Federal Reserve Bank of St. Louis President James Bullard said he’s predicting the central bank’s first interest-rate rise will happen in the first quarter of next year as unemployment falls and inflation quickens.
Asked about his forecast, he said: “I’ve left mine at the end of the first quarter of next year.”
“The Fed is closer to its goal than many people appreciate,” Bullard said. “We’re really pretty close to normal.”
Speaking on Fox Business Network, Bullard said the U.S. jobless rate may fall below 6% and inflation rise near 2% by the end of this year. He said markets may not be fully appreciating how close the Fed is to reaching it goals.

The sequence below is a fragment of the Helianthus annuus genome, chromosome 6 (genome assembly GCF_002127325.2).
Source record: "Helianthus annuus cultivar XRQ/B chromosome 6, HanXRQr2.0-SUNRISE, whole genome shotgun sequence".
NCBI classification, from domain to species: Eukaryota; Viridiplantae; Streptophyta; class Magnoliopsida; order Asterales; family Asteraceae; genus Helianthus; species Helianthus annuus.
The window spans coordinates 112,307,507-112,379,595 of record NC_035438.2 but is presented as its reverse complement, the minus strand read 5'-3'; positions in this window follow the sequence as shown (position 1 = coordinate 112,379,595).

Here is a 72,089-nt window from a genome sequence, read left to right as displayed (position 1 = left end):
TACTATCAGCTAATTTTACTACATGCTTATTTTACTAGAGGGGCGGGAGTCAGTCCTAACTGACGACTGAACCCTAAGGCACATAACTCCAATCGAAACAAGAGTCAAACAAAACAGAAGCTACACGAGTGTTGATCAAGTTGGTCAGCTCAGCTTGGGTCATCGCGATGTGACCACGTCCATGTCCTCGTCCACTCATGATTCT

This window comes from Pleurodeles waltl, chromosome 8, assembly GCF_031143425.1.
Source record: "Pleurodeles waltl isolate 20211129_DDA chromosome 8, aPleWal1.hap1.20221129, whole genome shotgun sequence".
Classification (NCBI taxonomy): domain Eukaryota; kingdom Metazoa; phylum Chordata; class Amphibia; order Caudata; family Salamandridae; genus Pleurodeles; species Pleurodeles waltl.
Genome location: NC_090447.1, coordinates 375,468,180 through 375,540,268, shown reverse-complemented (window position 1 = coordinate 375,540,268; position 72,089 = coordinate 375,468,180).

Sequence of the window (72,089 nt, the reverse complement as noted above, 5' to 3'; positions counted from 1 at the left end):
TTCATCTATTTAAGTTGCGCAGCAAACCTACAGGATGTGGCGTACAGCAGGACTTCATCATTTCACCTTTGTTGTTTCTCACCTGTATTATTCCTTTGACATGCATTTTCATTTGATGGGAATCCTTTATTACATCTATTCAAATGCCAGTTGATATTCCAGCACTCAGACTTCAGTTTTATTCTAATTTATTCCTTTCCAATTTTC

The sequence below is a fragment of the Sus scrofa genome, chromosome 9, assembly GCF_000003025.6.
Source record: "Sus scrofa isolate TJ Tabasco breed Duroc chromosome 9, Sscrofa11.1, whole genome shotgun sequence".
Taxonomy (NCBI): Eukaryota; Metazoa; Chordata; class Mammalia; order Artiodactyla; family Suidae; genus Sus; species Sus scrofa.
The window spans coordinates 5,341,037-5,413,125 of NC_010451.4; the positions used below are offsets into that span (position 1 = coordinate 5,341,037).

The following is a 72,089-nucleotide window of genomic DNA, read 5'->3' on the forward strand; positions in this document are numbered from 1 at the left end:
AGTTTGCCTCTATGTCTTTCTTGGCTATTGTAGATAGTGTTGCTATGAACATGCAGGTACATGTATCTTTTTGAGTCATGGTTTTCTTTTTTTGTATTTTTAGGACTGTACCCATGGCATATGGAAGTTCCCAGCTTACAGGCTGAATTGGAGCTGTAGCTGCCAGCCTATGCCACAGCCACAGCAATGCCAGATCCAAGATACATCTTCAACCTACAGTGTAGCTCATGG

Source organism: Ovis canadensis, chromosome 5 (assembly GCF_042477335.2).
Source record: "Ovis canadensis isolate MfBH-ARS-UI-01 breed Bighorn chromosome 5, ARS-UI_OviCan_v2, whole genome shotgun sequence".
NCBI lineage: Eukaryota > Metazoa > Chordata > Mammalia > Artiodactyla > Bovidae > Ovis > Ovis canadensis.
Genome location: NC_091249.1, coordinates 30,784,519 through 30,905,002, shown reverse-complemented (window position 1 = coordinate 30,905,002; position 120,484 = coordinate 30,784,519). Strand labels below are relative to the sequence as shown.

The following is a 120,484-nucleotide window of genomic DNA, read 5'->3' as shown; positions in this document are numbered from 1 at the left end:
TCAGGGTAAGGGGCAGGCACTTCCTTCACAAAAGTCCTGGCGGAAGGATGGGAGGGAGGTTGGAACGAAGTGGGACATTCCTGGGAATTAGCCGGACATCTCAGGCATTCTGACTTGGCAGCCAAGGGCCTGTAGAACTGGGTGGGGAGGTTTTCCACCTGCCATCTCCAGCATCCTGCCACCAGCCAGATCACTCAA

U.S. stocks fell for the third time in four days following his comments and a report showing consumer spending rose less than forecast. The Standard & Poor’s 500 Index (CME:SPM14) slid 0.5% to 1,949.54 at 10:58 a.m. in New York.
Bullard, who is not a voting member of the policy-setting Federal Open Market Committee this year, won’t vote again until 2016.
Commerce Department figures today showed the price measure tied to consumer spending watched by the Fed rose 1.8% from a year earlier. The Fed’s inflation goal using this measure is 2%.
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